Just in time for Thanksgiving, North Carolina is showing thanks to the state’s teachers with the bonuses approved by Senate Bill 105—North Carolina’s first comprehensive state budget in three years.
Upon signing Senate Bill 105 into law on Nov. 18, Governor Roy Cooper said in a statement that the “desperately-needed pay increases for teachers” is one of the steps necessary for North Carolina to “emerge from this pandemic stronger than ever.”
On Nov. 17, WTVD reported that the pay increases will be retroactive to the start of the fiscal year on July 1, but it wasn't clear at the time whether the bonuses will apply to this year’s W-2 or next year’s.
Either way, teachers who qualify for raises or bonuses will get that money by the end of January 2022, state officials told WTVD.
Teachers in North Carolina could get as much as $2,800 in bonuses.
According to WUNC, the budget approves a one-time bonus of $1,500 for state employees with salaries less than $75,000 per year—which applies to most teachers and school staff—and $1,000 for school employees more than $75,000.
The budget also calls for a $1,000 bonus for teachers and instructional support personnel who participate in at least one training between March 12, 2020, and January 1, 2022, that address the “mitigation of COVID-19 in public schools, learning loss resulting from the COVID-19 pandemic, or virtual instruction needed because of the COVID-19 pandemic.”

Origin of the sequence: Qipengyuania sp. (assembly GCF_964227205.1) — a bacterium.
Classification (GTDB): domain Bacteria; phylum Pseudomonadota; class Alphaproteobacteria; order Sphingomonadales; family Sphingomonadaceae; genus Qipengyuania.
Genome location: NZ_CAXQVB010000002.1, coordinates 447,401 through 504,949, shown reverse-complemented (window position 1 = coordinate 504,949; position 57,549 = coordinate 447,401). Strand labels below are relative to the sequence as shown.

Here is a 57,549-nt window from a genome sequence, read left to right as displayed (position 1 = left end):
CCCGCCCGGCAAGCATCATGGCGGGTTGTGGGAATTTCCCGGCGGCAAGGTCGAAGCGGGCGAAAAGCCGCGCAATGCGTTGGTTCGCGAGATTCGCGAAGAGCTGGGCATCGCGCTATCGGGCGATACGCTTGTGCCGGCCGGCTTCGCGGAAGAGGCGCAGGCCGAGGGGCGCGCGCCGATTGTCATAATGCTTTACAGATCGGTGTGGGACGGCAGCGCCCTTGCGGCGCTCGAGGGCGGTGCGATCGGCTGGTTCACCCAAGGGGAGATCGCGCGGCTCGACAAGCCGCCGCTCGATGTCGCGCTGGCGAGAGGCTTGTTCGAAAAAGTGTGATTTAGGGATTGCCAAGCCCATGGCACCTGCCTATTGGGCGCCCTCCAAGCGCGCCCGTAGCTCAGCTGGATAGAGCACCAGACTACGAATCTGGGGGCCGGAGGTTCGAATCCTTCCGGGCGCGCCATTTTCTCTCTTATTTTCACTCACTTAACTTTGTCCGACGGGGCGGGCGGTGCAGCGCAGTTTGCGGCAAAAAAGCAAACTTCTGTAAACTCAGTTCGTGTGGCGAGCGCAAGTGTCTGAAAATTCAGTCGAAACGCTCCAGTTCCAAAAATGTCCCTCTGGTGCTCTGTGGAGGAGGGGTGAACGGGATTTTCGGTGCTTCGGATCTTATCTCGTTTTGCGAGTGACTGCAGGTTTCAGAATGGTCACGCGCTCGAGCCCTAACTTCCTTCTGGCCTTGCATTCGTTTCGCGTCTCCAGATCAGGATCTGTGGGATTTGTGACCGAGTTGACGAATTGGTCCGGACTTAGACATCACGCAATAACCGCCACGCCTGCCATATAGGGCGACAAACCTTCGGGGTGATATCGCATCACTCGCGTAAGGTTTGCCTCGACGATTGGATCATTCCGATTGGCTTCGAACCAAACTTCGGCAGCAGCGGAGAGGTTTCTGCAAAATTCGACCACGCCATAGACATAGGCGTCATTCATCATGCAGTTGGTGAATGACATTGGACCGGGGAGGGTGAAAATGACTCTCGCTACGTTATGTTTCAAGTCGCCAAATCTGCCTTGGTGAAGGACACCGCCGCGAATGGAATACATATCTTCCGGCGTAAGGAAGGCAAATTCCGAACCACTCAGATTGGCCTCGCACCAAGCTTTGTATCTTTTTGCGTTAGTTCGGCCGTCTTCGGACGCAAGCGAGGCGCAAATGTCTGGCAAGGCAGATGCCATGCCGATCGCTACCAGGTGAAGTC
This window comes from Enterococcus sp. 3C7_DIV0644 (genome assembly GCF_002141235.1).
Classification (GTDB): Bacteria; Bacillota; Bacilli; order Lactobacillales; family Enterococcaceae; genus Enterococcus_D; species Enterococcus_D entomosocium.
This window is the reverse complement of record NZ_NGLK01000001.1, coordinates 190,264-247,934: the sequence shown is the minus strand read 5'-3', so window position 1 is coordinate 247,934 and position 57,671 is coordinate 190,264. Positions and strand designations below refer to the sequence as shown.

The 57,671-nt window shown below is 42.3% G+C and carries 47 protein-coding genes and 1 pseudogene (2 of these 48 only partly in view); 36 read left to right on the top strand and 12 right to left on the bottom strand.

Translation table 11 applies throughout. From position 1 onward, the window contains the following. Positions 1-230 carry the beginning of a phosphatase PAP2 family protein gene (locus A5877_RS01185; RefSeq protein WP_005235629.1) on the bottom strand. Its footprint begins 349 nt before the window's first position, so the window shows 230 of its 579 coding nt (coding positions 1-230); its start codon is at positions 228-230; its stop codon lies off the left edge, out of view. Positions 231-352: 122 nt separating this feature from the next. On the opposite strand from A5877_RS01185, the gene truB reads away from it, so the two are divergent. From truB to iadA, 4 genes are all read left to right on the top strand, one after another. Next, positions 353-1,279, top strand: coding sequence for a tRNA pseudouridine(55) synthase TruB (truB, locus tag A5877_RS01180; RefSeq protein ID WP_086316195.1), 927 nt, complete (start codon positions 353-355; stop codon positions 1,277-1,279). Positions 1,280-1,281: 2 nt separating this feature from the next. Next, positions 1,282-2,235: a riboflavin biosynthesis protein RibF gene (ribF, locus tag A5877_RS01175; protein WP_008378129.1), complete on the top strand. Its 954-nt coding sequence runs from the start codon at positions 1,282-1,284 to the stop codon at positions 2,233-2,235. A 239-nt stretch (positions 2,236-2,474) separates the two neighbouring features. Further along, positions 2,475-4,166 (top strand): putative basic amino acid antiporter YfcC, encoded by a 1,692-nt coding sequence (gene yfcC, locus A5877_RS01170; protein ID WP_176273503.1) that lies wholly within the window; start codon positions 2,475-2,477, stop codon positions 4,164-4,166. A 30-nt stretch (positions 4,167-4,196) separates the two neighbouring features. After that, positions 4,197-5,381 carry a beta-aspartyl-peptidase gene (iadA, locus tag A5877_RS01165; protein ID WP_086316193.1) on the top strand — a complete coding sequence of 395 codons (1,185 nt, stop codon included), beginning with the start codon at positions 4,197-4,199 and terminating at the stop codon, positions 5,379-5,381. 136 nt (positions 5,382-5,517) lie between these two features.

All teachers will get $300 from funds that would have otherwise been spent on bonuses for teachers who improve students’ reading scores.
“We’re very relieved we have a budget,” Freebird McKinney, the director of legislative affairs at the North Carolina Department of Public Instruction and a former North Carolina Teacher of the Year, told WUNC before the bill had been signed into law. “The bonus structure with some of the raises that we’re seeing, it’s a huge step forward to where we’ve been.”
The new budget also includes raises for teachers.
All teachers in North Carolina will get a 1.3 percent increase in the base salary this year and again next school year, according to WUNC. Teachers with 15 or fewer years of service will receive an annual step increase representing about a 1.2 percent raise over the prior year.
Bus drivers, cafeteria workers, custodians, and other school support staff will get a minimum-wage hike from $13 per hour to $15 per hour.
But as WUNC reports, the new budget’s base salary raises for teachers give them about $50 to $65 month more each month than they received with the prior salary schedule. And for some educators, that’s not enough.
“Inflation is something that hits all of us,” Tamika Walker Kelly, president of the North Carolina Association of Educators, told the radio station. “Our educators still need meaningful raises to keep up with what we’ve asked them to do.”